There is widespread industry discussion and debate about the current Active Cyber Defense Certainty Act (ACDC), introduced to Congress in March of 2017, that would allow companies the right to hack back after a “persistent unauthorized intrusion.” This bill has become increasingly relevant in the cybersecurity community as a result of frustration with the sheer number of breaches, damage caused by them and low prosecution rates.
More specifically, ACDC allows individuals and companies to hack hackers if the goal is to disrupt, monitor or attribute the attack, or destroy stolen files. The bill does not allow counter-attackers to destroy anything other than their own stolen files and requires that someone “hacking back” under the bill’s provisions notify the FBI National Cyber Investigative Joint Task Force.
An updated version of the bill was referred to the House Judiciary Committee on October 12 and then to the House Subcommittee on Crime, Terrorism, Homeland Security and Investigations on Nov. 1. Noting that an average of 86 percent of bills never make it out of subcommittee, there is a very reasonable chance the bill may never pass.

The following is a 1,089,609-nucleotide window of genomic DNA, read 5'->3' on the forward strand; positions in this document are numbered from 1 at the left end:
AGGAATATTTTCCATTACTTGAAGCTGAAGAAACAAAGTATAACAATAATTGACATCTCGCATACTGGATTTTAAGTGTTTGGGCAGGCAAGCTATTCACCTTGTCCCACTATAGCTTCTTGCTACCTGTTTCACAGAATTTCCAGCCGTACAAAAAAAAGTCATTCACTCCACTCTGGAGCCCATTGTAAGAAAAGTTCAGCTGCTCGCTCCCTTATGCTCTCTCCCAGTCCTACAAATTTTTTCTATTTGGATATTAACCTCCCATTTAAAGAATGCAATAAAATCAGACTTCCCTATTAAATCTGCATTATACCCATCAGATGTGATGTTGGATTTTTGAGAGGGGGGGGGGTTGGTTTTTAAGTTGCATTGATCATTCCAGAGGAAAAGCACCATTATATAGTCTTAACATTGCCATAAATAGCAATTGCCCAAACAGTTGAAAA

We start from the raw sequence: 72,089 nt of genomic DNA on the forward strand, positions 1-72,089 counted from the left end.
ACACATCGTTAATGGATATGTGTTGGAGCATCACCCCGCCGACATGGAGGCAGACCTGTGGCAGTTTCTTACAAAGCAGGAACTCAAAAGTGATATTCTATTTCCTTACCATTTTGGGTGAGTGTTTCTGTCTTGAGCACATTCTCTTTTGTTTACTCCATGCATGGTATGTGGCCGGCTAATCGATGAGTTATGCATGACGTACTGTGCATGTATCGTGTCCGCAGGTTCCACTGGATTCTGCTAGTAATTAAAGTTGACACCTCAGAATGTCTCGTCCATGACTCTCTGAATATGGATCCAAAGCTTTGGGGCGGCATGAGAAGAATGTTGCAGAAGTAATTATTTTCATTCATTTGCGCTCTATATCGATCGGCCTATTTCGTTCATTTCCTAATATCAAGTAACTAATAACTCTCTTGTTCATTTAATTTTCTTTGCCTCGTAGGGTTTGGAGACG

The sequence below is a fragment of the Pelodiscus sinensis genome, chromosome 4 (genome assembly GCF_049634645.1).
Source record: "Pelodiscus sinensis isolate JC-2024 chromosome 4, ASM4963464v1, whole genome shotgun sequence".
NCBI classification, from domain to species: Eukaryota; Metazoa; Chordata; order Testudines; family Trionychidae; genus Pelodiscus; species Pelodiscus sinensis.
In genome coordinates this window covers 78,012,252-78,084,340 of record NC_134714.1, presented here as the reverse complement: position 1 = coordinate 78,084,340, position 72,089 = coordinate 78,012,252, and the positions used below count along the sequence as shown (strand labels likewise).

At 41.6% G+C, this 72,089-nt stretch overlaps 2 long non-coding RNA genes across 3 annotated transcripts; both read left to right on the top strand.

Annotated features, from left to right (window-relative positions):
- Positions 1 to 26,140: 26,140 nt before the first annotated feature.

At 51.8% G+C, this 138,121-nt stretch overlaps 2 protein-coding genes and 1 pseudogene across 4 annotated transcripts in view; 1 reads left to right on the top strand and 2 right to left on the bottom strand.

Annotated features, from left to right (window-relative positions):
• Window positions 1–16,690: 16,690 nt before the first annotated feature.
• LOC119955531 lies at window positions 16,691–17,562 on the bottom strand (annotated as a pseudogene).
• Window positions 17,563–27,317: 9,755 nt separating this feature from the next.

With the bill, sponsors and supporters are looking to address the increase in the frequency and magnitude of breaches and the public’s increasing frustration. However, the reality is that legalizing counter-hacking for private organizations is not the best solution and here’s why…